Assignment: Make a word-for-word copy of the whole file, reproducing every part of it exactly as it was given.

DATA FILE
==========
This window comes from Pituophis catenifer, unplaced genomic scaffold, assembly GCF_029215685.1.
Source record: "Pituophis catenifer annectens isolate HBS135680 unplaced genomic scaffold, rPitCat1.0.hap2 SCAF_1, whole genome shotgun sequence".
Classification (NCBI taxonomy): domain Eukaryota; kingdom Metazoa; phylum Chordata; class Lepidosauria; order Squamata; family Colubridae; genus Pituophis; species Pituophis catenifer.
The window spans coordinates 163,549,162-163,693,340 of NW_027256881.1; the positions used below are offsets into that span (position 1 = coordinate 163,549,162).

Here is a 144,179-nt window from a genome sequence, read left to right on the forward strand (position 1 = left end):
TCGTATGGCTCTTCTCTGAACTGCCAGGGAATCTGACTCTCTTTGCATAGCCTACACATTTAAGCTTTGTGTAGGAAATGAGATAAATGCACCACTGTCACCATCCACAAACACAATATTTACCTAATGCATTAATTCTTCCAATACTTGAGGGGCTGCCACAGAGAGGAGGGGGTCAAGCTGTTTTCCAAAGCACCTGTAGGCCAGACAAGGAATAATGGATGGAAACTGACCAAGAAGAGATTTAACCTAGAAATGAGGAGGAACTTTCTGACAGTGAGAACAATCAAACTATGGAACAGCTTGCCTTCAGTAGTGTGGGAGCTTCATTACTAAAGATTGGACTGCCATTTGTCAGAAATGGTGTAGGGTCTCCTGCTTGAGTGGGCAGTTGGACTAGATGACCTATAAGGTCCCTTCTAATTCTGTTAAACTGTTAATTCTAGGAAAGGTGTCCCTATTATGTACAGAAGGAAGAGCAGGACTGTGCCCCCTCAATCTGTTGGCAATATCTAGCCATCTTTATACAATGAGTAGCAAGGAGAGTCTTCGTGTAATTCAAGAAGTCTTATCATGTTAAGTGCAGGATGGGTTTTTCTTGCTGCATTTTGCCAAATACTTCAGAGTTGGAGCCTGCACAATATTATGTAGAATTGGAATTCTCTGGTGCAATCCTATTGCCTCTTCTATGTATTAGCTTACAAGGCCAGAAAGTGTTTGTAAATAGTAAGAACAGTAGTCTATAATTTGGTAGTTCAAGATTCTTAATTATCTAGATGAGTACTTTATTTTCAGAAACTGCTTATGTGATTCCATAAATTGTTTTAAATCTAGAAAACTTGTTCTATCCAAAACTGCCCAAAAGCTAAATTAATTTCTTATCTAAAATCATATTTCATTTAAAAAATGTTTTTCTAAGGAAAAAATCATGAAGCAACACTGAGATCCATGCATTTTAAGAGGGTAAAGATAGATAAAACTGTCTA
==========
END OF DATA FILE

This window comes from Pituophis catenifer, unplaced genomic scaffold, assembly GCF_029215685.1.
Source record: "Pituophis catenifer annectens isolate HBS135680 unplaced genomic scaffold, rPitCat1.0.hap2 SCAF_1, whole genome shotgun sequence".
Classification (NCBI taxonomy): domain Eukaryota; kingdom Metazoa; phylum Chordata; class Lepidosauria; order Squamata; family Colubridae; genus Pituophis; species Pituophis catenifer.
The window spans coordinates 163,549,162-163,693,340 of NW_027256881.1; the positions used below are offsets into that span (position 1 = coordinate 163,549,162).

Here is a 144,179-nt window from a genome sequence, read left to right on the forward strand (position 1 = left end):
TCGTATGGCTCTTCTCTGAACTGCCAGGGAATCTGACTCTCTTTGCATAGCCTACACATTTAAGCTTTGTGTAGGAAATGAGATAAATGCACCACTGTCACCATCCACAAACACAATATTTACCTAATGCATTAATTCTTCCAATACTTGAGGGGCTGCCACAGAGAGGAGGGGGTCAAGCTGTTTTCCAAAGCACCTGTAGGCCAGACAAGGAATAATGGATGGAAACTGACCAAGAAGAGATTTAACCTAGAAATGAGGAGGAACTTTCTGACAGTGAGAACAATCAAACTATGGAACAGCTTGCCTTCAGTAGTGTGGGAGCTTCATTACTAAAGATTGGACTGCCATTTGTCAGAAATGGTGTAGGGTCTCCTGCTTGAGTGGGCAGTTGGACTAGATGACCTATAAGGTCCCTTCTAATTCTGTTAAACTGTTAATTCTAGGAAAGGTGTCCCTATTATGTACAGAAGGAAGAGCAGGACTGTGCCCCCTCAATCTGTTGGCAATATCTAGCCATCTTTATACAATGAGTAGCAAGGAGAGTCTTCGTGTAATTCAAGAAGTCTTATCATGTTAAGTGCAGGATGGGTTTTTCTTGCTGCATTTTGCCAAATACTTCAGAGTTGGAGCCTGCACAATATTATGTAGAATTGGAATTCTCTGGTGCAATCCTATTGCCTCTTCTATGTATTAGCTTACAAGGCCAGAAAGTGTTTGTAAATAGTAAGAACAGTAGTCTATAATTTGGTAGTTCAAGATTCTTAATTATCTAGATGAGTACTTTATTTTCAGAAACTGCTTATGTGATTCCATAAATTGTTTTAAATCTAGAAAACTTGTTCTATCCAAAACTGCCCAAAAGCTAAATTAATTTCTTATCTAAAATCATATTTCATTTAAAAAATGTTTTTCTAAGGAAAAAATCATGAAGCAACACTGAGATCCATGCATTTTAAGAGGGTAAAGATAGATAAAACTGTCTA